A perfect game is one game; there are 161 others. To win a triple crown, the hitter has to be consistently superior in three outstandingly difficult categories. Every player who has won the triple crown in the modern era is currently immortalized in Cooperstown. Pitchers who throw a perfect game are perfect for 27 outs. Those who win the triple crown are spectacular 4,374 outs.

With a couple of legitimate Triple Crown contenders this season in Carlos Gonzalez, Joey Votto, Albert Pujols, and Miguel Cabrera, I wanted to try and figure out why there has been such a disparity in Triple Crown winners since Yastrzemski last did it. I decided to look at and compare various eras within baseball’s modern era (since 1900) and I think I have come to a reasonable conclusion.

It surprises me that there were any triple crown players in the dead ball era (1901-1919), which was defined by small ball. Pitchers were allowed to use altered balls and trick pitches, and starting pitchers completed their games more than half the time. Then again, it doesn’t surprise me that the two men to hit for it were Nap Lajoie and Ty Cobb.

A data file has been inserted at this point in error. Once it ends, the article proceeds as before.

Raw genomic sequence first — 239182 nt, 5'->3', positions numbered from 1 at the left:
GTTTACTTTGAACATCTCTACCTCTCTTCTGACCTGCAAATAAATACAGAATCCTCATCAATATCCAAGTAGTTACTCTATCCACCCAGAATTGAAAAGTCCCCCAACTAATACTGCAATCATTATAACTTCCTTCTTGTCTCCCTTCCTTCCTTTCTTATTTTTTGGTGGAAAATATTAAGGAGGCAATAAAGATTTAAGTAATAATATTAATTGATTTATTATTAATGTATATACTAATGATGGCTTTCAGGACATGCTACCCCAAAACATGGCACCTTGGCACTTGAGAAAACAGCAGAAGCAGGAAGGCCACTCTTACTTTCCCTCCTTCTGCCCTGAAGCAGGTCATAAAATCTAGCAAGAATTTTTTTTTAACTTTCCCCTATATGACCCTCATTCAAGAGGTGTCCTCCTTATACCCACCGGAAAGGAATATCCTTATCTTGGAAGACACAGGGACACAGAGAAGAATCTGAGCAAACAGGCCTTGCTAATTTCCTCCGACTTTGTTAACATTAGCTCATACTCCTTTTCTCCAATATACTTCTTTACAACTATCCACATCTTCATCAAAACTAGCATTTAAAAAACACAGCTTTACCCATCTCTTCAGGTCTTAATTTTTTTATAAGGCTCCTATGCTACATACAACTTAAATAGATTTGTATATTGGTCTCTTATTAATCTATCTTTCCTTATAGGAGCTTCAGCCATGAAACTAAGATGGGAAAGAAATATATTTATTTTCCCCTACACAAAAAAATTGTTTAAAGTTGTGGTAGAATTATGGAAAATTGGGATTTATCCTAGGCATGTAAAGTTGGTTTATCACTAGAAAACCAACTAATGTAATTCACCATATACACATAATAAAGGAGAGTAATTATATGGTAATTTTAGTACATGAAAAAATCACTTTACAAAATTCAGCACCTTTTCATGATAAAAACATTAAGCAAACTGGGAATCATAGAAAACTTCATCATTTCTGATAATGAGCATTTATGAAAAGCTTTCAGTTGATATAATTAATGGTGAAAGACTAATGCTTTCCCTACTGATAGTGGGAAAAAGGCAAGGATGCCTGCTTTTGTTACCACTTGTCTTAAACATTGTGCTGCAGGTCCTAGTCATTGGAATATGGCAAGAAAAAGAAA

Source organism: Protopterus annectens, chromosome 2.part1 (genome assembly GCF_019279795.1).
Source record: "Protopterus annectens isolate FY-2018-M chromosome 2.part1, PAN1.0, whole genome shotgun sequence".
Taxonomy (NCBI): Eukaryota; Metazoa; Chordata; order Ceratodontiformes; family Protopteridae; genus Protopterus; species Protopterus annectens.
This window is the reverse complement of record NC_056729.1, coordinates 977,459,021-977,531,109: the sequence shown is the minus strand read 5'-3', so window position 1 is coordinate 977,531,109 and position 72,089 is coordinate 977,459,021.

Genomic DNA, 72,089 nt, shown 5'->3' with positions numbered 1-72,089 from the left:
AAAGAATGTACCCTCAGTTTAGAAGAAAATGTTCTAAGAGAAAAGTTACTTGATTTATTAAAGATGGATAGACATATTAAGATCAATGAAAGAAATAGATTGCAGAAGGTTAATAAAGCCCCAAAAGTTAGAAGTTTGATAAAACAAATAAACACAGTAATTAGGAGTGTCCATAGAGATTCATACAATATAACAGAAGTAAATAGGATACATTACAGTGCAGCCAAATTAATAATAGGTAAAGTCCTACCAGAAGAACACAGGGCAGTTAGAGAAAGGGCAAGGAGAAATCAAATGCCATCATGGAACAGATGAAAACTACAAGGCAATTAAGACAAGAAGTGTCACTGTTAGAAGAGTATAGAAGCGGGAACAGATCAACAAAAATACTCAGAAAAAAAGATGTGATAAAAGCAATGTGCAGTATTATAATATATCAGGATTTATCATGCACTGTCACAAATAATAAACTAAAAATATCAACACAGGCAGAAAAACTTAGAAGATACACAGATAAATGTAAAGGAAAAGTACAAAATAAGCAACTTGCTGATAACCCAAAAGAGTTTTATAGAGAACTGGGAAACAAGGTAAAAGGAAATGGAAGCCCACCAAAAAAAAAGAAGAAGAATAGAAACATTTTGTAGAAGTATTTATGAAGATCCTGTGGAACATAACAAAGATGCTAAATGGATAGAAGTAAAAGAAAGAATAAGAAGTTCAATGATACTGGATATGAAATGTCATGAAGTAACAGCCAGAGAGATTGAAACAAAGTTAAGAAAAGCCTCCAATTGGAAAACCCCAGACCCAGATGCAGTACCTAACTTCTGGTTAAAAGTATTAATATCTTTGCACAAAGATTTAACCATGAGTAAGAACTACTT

The Lively Ball Era (1920-1941) followed in which a rubber-core ball was universally used, and trick pitches were prohibited. Pitcher’s completed their game less than half the time, and the average amount of runs scored per game was nearly ten. Also, in 1930, the National League’s batting average as a whole was over .300. Five men hit for the triple crown in this era: Roger Hornsby (twice), Chuck Klein, Jimmie Foxx, Lou Gehrig, and Joe Medwick.